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New York makes its pitch -- again -- for Amazon's HQ2

Gov. Andrew Cuomo and local business leaders are asking Amazon to come back.

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An an anti-Amazon HQ2 rally outside New York City Hall.

Ben Fox Rubin/CNET

Some powerful New Yorkers are trying to get Amazon to bring back HQ2.

The New York Times reported Thursday that an open letter will be published in the Times on Friday that asks Amazon to reconsider its decision to walk away from its plan to build a 25,000-employee campus in Long Island City, Queens. The company pulled the plug on the project, dubbed HQ2, following vocal and persistent opposition to the plan after it was announced three months ago.

The letter was signed by the CEOs of Mastercard, Warby Parker, Goldman Sachs, Tishman Speyer and Jetblue, among others. The presidents of the Building & Construction Trades Council of Greater New York and state AFL-CIO, which were expecting thousands of construction jobs to come from the project, also signed, as did US Reps. Hakeem Jeffries and Carolyn Maloney.

"We know the public debate that followed the announcement of the Long Island City project was rough and not very welcoming," the letter stated. "Opinions are strong in New York -- sometimes strident. We consider it part of the New York charm! But when we commit to a project as important as this, we figure out how to get it done in a way that works for everyone."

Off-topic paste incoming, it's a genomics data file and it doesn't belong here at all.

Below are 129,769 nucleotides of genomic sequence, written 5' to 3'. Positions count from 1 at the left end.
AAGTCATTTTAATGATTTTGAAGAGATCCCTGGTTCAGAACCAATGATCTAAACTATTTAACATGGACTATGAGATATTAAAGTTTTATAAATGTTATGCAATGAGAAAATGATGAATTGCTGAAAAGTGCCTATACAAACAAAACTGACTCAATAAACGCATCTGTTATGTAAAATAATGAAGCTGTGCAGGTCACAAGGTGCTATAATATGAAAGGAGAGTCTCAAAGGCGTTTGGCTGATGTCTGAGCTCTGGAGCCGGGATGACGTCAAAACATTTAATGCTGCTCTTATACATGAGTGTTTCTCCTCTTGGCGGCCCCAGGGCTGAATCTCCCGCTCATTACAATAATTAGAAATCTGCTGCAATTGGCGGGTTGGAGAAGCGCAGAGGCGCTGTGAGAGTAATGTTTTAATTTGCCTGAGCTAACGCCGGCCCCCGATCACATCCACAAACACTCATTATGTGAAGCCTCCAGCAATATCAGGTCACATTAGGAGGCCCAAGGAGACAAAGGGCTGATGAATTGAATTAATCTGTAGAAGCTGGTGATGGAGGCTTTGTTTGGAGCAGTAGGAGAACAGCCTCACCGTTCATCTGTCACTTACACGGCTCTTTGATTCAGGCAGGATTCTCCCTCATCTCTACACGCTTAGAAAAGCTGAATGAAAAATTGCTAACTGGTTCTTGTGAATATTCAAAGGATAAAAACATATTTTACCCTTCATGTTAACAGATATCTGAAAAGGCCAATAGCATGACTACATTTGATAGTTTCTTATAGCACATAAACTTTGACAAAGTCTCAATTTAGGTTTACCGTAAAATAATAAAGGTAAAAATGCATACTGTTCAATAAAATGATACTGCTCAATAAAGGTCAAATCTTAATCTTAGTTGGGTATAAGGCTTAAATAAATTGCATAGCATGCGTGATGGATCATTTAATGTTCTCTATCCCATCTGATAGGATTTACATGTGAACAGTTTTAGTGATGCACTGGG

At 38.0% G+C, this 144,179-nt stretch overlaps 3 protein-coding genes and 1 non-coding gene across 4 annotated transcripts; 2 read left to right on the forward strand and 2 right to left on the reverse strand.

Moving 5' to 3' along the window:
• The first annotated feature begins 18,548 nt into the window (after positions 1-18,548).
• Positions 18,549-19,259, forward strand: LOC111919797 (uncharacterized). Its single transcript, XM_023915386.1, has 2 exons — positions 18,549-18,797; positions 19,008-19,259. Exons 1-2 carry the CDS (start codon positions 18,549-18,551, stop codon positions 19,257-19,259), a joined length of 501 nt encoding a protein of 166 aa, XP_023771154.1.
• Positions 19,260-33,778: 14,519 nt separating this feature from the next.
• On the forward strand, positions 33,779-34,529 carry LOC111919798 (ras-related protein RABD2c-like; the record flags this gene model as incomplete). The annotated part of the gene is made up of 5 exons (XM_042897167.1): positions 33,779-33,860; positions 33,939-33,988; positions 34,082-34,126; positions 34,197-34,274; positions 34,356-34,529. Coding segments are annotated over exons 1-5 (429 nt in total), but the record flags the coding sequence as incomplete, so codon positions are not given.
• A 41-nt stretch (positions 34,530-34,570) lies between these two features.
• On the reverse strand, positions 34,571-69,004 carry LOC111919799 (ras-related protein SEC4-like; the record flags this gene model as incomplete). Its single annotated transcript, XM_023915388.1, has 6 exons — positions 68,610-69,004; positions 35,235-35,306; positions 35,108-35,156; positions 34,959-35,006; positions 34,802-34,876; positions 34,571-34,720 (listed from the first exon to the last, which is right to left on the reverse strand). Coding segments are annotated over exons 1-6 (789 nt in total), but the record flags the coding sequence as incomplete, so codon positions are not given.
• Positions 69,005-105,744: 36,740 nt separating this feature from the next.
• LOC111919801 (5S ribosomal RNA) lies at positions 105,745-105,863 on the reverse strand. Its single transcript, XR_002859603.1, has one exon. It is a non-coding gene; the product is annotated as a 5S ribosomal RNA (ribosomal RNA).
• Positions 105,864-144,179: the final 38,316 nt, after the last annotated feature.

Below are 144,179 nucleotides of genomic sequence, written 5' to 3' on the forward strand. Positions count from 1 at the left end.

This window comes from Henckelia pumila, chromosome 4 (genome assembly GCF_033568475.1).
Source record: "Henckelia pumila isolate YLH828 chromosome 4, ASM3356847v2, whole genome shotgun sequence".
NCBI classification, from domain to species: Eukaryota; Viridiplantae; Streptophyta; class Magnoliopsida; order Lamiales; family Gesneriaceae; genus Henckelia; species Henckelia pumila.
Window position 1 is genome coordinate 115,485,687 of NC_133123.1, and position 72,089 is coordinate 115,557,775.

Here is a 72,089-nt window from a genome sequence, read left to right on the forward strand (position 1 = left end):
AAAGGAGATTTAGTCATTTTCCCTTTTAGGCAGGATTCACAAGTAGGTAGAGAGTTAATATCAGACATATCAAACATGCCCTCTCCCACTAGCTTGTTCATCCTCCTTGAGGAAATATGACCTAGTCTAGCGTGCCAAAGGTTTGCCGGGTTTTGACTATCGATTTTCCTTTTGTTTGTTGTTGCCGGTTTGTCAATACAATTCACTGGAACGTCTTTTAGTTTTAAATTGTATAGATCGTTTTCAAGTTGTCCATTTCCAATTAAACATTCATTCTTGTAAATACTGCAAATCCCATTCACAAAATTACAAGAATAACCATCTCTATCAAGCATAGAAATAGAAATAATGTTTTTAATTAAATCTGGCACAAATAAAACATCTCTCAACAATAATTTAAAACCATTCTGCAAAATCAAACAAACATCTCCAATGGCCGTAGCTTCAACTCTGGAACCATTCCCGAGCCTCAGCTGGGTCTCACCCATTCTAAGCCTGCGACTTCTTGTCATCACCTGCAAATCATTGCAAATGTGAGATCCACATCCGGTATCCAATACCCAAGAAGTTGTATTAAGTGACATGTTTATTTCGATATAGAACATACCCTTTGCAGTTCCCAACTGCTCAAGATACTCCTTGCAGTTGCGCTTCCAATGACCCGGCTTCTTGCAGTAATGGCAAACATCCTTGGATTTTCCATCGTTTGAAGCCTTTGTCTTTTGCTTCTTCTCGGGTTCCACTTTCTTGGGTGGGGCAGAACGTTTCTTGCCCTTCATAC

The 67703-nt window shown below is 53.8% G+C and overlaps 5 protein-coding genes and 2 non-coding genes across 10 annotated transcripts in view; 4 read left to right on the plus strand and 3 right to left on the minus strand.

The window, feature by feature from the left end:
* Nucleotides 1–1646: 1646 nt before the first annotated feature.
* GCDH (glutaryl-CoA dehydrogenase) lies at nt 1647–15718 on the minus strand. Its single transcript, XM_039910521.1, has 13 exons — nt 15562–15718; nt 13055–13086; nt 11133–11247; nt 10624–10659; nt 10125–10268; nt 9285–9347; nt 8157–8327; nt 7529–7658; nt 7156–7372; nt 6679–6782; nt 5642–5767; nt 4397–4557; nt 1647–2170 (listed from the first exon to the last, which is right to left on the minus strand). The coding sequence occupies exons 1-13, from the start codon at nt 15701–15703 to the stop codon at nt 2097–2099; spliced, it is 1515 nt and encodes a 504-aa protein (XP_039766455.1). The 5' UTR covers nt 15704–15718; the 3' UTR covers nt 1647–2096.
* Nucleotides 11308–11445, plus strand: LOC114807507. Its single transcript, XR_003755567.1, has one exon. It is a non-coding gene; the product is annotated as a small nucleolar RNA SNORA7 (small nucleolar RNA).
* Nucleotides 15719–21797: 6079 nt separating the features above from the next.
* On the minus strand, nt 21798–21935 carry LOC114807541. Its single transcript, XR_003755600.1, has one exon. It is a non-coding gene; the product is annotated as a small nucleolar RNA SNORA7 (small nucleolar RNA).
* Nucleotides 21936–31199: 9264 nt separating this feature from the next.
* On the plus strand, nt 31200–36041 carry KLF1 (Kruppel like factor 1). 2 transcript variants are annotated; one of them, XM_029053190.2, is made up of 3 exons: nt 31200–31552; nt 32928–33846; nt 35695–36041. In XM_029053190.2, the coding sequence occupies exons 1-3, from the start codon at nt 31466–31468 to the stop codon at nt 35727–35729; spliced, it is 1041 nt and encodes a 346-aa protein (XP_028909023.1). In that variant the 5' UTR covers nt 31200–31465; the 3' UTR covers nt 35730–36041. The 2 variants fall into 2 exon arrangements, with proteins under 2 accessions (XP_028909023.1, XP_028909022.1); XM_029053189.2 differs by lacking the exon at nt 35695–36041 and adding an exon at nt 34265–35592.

New York Gov. Andrew Cuomo has also had several conversations with Amazon, including CEO Jeff Bezos, about bringing back the project, the Times said.

The letter and Cuomo's behind-the-scenes efforts are part of the latest fallout since Amazon abandoned HQ2 in New York. The opposition has celebrated the exit as a victory for grassroots campaigns and a stand against lavish government incentives for new development plans. Amazon was slated to get about $3 billion in tax breaks for building the project. Supporters, who weren't as vocal during the run-up to Amazon leaving, expressed shock and consternation about Amazon's decision and worried that New York would appear unfriendly to new businesses.

While the business community was broadly seen as in favor of the project, the letter shows how both the camps supporting and opposing HQ2 included unions and Democratic US congress members. Unlike Jeffries and Maloney, US Rep. Alexandria Ocasio-Cortez spoke against the HQ2 plan. 

Amazon declined to comment for this story, but the Times said Thursday that "Amazon executives gave no sense that it would reconsider."

The company is moving forward with the other half of the HQ2 project, which will be located in Arlington, Virginia. The company also faces public opposition to that project, too, though it appears to be smaller.